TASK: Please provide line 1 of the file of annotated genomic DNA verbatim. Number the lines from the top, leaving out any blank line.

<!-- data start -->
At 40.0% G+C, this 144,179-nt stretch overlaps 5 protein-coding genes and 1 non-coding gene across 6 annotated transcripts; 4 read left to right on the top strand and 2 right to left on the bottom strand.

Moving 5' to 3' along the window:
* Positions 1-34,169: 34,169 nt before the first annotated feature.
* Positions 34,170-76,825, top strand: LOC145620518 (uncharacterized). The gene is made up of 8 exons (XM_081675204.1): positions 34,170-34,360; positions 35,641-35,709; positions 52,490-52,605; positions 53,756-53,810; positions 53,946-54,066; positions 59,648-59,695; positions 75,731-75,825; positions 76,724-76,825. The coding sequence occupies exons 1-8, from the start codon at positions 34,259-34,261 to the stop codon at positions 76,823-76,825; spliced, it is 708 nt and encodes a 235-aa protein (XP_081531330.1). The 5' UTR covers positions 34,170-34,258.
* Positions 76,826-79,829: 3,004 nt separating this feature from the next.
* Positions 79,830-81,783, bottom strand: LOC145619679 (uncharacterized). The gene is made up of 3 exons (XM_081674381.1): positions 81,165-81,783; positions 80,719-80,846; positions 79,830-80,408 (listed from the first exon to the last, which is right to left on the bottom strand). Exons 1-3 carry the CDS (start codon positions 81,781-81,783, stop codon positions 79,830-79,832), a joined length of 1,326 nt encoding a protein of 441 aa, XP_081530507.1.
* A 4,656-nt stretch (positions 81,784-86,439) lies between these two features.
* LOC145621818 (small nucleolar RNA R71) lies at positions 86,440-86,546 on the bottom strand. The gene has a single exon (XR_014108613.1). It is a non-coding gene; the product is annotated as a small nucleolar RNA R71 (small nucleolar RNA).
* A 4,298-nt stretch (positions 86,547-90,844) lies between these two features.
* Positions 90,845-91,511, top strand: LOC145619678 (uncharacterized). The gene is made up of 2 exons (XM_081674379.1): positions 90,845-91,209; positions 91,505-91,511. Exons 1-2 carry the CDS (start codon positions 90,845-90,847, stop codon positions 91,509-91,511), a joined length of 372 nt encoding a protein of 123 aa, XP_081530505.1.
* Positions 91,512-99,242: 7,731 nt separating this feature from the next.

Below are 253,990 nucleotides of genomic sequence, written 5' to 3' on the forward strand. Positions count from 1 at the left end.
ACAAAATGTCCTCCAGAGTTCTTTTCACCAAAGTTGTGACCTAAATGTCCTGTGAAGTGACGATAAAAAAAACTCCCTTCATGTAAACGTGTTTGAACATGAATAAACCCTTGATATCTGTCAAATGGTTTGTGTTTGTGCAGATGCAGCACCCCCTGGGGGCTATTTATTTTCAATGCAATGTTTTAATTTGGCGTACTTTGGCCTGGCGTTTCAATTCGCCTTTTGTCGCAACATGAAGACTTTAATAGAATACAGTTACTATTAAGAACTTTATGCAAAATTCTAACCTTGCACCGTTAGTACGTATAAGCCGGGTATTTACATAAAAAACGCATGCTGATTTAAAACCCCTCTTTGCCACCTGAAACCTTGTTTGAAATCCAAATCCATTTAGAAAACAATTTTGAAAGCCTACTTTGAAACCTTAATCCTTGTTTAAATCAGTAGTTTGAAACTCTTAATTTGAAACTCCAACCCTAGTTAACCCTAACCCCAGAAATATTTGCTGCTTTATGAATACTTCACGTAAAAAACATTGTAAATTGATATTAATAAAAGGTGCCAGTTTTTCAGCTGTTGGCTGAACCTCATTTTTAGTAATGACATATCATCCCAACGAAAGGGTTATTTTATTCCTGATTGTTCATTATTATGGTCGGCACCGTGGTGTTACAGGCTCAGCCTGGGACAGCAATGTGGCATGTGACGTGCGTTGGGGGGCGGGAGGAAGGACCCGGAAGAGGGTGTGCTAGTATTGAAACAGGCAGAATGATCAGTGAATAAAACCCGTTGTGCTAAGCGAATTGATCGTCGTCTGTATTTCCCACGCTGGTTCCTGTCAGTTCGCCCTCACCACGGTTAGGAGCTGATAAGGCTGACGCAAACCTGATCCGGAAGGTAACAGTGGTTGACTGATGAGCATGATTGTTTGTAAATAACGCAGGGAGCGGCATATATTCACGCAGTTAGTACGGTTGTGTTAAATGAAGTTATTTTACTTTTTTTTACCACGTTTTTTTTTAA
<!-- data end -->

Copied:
At 40.0% G+C, this 144,179-nt stretch overlaps 5 protein-coding genes and 1 non-coding gene across 6 annotated transcripts; 4 read left to right on the top strand and 2 right to left on the bottom strand.